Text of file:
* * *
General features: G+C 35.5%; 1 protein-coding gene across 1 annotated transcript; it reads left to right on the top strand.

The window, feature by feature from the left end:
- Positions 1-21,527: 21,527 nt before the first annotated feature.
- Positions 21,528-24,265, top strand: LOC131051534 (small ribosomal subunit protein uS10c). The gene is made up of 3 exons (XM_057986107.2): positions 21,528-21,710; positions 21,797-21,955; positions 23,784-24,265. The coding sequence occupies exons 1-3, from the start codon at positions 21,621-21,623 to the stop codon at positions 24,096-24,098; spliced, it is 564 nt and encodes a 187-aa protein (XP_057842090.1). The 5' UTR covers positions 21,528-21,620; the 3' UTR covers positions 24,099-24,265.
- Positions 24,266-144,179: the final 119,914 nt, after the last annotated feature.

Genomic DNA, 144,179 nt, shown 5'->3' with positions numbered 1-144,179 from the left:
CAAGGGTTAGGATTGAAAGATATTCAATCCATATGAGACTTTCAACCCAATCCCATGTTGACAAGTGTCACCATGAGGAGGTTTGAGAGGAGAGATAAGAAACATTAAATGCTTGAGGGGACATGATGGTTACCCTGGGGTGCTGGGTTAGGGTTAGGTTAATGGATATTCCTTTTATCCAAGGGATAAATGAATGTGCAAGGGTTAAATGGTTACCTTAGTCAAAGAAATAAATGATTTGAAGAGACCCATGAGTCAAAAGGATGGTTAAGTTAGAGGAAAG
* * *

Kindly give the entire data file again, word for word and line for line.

General features: G+C 35.5%; 1 protein-coding gene across 1 annotated transcript; it reads left to right on the top strand.

The window, feature by feature from the left end:
- Positions 1-21,527: 21,527 nt before the first annotated feature.
- Positions 21,528-24,265, top strand: LOC131051534 (small ribosomal subunit protein uS10c). The gene is made up of 3 exons (XM_057986107.2): positions 21,528-21,710; positions 21,797-21,955; positions 23,784-24,265. The coding sequence occupies exons 1-3, from the start codon at positions 21,621-21,623 to the stop codon at positions 24,096-24,098; spliced, it is 564 nt and encodes a 187-aa protein (XP_057842090.1). The 5' UTR covers positions 21,528-21,620; the 3' UTR covers positions 24,099-24,265.
- Positions 24,266-144,179: the final 119,914 nt, after the last annotated feature.

Genomic DNA, 144,179 nt, shown 5'->3' with positions numbered 1-144,179 from the left:
CAAGGGTTAGGATTGAAAGATATTCAATCCATATGAGACTTTCAACCCAATCCCATGTTGACAAGTGTCACCATGAGGAGGTTTGAGAGGAGAGATAAGAAACATTAAATGCTTGAGGGGACATGATGGTTACCCTGGGGTGCTGGGTTAGGGTTAGGTTAATGGATATTCCTTTTATCCAAGGGATAAATGAATGTGCAAGGGTTAAATGGTTACCTTAGTCAAAGAAATAAATGATTTGAAGAGACCCATGAGTCAAAAGGATGGTTAAGTTAGAGGAAAG